Director: Ridley Scott
I seem to have this irrationally intense dislike of Russell Crowe and as such have avoided his film like the plague (I don’t know how I’m going to reconcile myself to the fact he is Javert in the upcoming Les Miserables film) Gladiator was the only set film that I didn’t watch during my degree! At the very least working my way through 1001 Movie You Must See Before You Die is challenging my viewing habits by forcing me to watch films I have previously had no desire to watch.
You can pretty much guarantee that the film will be beautifully constructed and shot when you have Ridley Scott at the helm. And Gladiator is no exception – the film is visually rich and epic in every sense from the story to the set pieces, very fitting considering it’s backdrop is the Roman Empire. Joanna Berry says Gladiator is “Hollywood’s first true Roman epic in over three decades.” The success seems to have begun a slow trickle of films concerning past empires with films such as 300 (Zack Snyder, 2006), Alexander (Oliver Stone, 2004), Clash of the Titans (Louis Leterrier, 2010), The Immortals (Tarsem Singh, 2011) and the most recent Roman epic, The Eagle (Kevin Macdonald, 2011) to come out in the last decade.
I can hear echoes of Pirates of the Caribbean (Gore Verbinski, 2003) in the soundtrack (or rather echoes of Gladiator in the Pirates of the Caribbean soundtrack as Gladiator came first!) but then that is hardly surprising as Hans Zimmer is the composer on each film. In fact whole musical sections have been lifted out of Gladiator and inserted into Pirates of the Caribbean. There is the inevitable question attached to war films – and this starts out as a war film – as to why they are there and what they are fighting for.
Joaquin Phoenix as the jealous and ambitious Commodus is cast very much as the baddie of the piece and has few, if any, redeemable qualities. A bit of an incestuous vibe from Commodus in his affections towards his sister. An unpopular ruler he rules as a tyrant. A weak, emotional, whiney and sickly looking man, it is obvious why Marcus Aurelius (Richard Harris) wanted Maximus as his successor rather than his own son. Oliver Reed, as Proximo, is still as menacing and powerful a figure as he was when playing Bill Sikes in Oliver! (Carol Reed, 1968) all those years ago. And still instantly recognizable as Bill Sikes! Crowe cuts a brooding figure as Maximus. You get the sense of a tightly controlled violence lurking just under the surface at all times. It is hard for me to not see all the makings of Dumbledore in Richard Harris’ Aurelius (he was the real embodiment of Dumbledore in my eyes, not Michael Gambon, but I digress!)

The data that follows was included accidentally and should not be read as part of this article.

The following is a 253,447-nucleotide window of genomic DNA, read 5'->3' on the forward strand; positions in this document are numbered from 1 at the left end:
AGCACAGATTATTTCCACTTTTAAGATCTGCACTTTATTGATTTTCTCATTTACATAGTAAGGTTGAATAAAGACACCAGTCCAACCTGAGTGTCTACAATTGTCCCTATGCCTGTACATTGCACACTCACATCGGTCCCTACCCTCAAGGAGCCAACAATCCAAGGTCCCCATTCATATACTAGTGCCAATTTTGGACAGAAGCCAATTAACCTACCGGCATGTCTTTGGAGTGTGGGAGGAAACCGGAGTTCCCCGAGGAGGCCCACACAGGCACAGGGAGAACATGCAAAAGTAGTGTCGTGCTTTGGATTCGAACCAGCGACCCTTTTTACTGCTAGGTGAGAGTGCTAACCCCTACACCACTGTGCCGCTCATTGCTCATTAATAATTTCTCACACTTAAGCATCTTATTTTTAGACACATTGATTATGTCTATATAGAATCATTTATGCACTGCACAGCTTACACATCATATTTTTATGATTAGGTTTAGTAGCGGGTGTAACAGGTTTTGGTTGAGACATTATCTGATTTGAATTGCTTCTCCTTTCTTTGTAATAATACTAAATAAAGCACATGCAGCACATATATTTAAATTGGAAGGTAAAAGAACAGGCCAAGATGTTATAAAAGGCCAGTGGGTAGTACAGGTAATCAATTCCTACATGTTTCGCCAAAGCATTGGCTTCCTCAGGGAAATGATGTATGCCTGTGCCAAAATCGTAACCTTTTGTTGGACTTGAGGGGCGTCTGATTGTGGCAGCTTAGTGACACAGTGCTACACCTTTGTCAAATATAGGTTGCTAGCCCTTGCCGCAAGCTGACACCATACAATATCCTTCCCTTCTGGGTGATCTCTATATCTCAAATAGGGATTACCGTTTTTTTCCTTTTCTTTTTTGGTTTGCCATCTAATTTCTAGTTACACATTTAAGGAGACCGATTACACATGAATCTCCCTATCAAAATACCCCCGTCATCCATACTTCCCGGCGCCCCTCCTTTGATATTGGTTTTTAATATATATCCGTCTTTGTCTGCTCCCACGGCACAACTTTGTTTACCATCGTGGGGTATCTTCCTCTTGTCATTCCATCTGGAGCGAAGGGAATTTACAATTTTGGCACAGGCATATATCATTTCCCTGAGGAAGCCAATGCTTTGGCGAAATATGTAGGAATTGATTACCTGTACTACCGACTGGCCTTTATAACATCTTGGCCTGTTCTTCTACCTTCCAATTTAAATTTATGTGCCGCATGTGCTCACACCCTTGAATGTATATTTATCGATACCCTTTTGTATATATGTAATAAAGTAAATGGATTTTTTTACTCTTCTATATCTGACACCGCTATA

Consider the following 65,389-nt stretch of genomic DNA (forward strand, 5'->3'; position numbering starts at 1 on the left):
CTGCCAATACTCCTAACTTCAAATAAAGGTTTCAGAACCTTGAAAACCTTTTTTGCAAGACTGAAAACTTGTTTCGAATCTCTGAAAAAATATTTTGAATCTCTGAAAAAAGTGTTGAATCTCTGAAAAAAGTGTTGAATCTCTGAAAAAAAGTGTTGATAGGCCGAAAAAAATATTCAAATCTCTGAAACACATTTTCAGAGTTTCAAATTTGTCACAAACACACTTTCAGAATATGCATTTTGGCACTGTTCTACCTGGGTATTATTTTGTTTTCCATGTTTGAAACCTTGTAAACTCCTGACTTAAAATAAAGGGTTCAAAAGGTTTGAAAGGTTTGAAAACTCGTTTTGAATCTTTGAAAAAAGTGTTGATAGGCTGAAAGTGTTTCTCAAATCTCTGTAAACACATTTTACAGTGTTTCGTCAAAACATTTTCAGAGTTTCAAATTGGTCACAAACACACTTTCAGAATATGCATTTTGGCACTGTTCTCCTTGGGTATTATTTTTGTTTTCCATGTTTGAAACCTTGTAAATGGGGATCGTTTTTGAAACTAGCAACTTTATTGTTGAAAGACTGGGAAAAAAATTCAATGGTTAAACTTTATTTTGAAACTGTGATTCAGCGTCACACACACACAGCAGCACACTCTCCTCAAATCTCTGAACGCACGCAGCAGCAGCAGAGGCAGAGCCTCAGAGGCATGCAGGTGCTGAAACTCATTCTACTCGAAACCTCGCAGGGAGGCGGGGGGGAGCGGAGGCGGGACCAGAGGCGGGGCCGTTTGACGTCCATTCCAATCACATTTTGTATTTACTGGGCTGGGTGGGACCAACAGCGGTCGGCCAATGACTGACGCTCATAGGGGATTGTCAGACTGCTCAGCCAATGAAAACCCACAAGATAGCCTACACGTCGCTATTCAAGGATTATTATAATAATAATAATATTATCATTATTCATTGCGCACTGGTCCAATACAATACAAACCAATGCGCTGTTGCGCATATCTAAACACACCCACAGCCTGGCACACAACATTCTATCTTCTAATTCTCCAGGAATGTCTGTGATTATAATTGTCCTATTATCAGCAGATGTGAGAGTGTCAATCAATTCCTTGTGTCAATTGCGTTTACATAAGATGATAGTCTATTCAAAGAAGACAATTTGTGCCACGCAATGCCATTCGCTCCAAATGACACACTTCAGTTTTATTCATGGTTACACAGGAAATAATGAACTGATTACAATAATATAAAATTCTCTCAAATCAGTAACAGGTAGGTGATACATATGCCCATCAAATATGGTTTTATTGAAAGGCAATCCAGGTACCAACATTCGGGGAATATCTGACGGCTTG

Scott captures the brutality of the gladiatorial fights well without neglecting the spectacle of them – he embraces the spectacle with elaborate costumes, or rather armor, of the more established gladiators. The gladiatorial fight scenes are especially well choreographed flowing beautifully. The Colosseum is magnificent – returned to all its former glory thanks to the wonder of technology. There are moments when it is obvious that a computer generated background has been inserted which alerts you to the artificial nature of the film. Having said that the computer graphics used to ensure that Reed could finish his role of Proximo despite his untimely death during filming is absolutely flawless – I cannot tell which scenes are really him and which are the stand-in with a c-g face.
Despite everything I found myself rooting for Maximus – Commodus is just so vile he needs to be removed! And even I have to admit that Crowe is commanding as Maximus (something I never thought I would say!) I’m feeling more comfortable in is casting as Javert in Les Miserables (Tom Hooper, 2013), despite not having heard him sing yet.